In the minutes before the deadly Camp Fire engulfed the city of Paradise last Thursday, officials at first decided to issue only limited evacuation orders, according to a Thursday report from The Los Angeles Times. Authorities were reportedly trying to prevent the roads from filling up with traffic—which jeopardized evacuation efforts during another major fire in 2008—but the fire moved faster than expected and quickly threatened the entire town. At least 56 people were eventually killed, making the wildfire the deadliest in California’s history.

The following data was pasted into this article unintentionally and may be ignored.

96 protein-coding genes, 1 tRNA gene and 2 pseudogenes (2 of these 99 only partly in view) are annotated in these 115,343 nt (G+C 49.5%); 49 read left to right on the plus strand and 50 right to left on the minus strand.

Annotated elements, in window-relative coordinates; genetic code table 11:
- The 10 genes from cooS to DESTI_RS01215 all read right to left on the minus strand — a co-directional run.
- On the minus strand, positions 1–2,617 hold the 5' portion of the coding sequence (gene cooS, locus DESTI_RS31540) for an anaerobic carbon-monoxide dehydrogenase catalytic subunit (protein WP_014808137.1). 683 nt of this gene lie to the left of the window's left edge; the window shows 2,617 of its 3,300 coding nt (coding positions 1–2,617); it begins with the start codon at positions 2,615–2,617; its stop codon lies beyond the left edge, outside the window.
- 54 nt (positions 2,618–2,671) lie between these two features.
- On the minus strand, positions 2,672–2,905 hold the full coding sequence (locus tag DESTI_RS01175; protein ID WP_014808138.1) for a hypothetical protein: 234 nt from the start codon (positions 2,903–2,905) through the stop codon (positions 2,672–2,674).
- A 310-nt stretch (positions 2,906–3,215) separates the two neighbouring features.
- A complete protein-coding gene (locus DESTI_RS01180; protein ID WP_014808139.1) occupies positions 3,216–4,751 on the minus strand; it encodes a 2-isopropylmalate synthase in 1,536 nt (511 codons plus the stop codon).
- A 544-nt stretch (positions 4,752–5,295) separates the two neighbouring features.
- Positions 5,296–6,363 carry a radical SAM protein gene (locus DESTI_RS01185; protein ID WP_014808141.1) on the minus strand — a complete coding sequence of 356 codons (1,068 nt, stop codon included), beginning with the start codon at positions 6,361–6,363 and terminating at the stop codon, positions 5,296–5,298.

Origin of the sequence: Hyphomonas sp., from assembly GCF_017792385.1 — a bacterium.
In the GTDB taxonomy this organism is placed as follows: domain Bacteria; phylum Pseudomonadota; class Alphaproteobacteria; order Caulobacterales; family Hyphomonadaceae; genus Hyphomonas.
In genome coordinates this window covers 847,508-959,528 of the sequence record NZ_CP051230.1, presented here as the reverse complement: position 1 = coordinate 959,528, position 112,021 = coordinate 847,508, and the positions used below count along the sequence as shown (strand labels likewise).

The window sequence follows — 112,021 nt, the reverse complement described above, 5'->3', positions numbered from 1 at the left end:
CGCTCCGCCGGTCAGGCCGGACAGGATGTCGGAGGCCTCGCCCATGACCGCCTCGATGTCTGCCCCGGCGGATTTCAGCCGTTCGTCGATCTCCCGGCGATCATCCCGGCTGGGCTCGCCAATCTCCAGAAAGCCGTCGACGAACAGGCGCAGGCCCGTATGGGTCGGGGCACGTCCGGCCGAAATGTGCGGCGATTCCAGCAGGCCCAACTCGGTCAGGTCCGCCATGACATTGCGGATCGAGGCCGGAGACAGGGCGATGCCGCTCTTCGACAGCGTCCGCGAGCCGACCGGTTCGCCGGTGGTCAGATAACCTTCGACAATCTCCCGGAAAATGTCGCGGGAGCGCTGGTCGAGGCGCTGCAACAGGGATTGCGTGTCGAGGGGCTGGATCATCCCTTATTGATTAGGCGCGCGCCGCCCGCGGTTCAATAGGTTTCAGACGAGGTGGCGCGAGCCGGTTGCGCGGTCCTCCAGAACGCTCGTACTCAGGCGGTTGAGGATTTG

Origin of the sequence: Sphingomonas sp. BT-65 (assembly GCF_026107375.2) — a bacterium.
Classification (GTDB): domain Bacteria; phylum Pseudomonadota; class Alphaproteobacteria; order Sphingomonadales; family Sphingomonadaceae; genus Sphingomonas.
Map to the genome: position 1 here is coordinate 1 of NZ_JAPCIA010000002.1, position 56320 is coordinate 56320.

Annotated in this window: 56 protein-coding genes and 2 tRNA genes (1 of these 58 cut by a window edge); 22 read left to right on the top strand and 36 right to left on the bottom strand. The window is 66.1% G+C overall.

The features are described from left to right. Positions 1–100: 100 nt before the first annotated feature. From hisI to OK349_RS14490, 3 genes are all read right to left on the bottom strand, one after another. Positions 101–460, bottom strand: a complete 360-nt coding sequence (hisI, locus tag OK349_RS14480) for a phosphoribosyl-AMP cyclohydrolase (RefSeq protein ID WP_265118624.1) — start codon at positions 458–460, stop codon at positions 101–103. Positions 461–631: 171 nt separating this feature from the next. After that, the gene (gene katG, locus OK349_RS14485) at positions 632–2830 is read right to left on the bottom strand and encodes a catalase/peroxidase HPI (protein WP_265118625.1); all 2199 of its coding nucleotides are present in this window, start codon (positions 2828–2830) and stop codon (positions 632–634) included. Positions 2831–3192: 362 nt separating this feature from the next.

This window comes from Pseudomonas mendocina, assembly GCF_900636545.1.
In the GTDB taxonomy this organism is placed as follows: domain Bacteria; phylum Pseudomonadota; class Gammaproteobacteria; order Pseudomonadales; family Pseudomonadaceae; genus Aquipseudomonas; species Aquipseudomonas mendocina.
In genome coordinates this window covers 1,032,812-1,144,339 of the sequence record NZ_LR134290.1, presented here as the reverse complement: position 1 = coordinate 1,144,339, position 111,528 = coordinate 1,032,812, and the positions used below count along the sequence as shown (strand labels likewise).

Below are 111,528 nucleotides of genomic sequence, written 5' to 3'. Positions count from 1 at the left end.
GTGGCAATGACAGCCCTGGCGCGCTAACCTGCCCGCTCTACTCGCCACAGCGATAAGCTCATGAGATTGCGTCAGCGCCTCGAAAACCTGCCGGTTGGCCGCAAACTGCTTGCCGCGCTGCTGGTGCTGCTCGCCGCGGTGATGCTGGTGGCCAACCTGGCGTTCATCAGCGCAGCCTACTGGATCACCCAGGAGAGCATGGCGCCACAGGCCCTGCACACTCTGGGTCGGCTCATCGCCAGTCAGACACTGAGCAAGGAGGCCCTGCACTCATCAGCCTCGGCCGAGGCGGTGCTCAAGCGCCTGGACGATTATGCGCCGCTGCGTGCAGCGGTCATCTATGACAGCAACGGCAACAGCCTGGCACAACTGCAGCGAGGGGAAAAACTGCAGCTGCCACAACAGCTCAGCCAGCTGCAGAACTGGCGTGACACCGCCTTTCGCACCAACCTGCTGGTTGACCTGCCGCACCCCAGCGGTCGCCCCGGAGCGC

The Los Angeles Times notes, however, that the evacuation strategy might not have mattered anyway, given how quickly the blaze moved. Even at 8 a.m., less than two hours after the fire was originally reported, “the fire had already outrun us,” said the battalion chief for the California Department of Fire and Forestry Protection. Residents also complained that they did not receive phone alerts warning of the oncoming blaze. The director of Paradise’s emergency operations center noted that only about 25 to 30 percent of the city’s residents were enrolled in the emergency alert system. “I assumed if something were to happen, there’d be an alert on your cellphone,” one resident said.